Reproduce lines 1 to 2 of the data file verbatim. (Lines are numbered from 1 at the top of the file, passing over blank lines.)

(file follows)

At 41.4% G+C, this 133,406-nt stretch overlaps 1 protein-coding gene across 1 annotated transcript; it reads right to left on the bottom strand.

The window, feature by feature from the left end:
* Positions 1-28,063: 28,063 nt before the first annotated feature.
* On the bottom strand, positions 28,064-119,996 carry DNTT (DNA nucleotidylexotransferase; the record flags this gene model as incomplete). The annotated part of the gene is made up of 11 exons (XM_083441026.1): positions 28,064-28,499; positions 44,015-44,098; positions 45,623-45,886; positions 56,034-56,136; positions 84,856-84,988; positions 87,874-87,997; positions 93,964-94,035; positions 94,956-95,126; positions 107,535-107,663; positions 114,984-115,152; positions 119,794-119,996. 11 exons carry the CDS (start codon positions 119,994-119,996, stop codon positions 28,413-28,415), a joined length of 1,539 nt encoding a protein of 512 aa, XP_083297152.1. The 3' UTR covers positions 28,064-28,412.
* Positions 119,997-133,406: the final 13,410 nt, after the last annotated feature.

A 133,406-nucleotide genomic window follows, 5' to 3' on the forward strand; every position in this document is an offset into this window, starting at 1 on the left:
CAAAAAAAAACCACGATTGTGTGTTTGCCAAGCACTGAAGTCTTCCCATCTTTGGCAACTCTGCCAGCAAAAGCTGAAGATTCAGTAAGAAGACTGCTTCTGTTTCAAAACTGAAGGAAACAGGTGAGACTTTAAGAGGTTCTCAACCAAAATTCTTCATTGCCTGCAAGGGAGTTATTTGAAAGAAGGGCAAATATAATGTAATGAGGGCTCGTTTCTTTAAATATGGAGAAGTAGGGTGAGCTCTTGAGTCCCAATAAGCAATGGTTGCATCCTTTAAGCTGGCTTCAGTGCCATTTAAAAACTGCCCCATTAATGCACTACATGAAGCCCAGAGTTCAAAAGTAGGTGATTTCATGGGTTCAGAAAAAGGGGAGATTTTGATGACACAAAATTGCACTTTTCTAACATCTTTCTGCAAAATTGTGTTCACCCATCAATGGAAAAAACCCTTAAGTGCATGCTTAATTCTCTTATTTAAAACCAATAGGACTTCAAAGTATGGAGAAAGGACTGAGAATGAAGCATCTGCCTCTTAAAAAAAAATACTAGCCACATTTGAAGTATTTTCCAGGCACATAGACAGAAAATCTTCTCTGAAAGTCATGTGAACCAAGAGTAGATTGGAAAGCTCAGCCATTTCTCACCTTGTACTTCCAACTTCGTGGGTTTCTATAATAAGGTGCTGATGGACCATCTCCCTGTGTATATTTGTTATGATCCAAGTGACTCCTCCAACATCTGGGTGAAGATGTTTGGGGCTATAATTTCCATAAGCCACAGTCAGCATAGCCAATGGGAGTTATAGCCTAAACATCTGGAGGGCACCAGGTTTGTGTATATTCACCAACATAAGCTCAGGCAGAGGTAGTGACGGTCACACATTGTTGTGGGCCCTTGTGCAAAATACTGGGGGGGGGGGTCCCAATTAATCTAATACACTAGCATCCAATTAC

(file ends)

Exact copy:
At 41.4% G+C, this 133,406-nt stretch overlaps 1 protein-coding gene across 1 annotated transcript; it reads right to left on the bottom strand.

The window, feature by feature from the left end: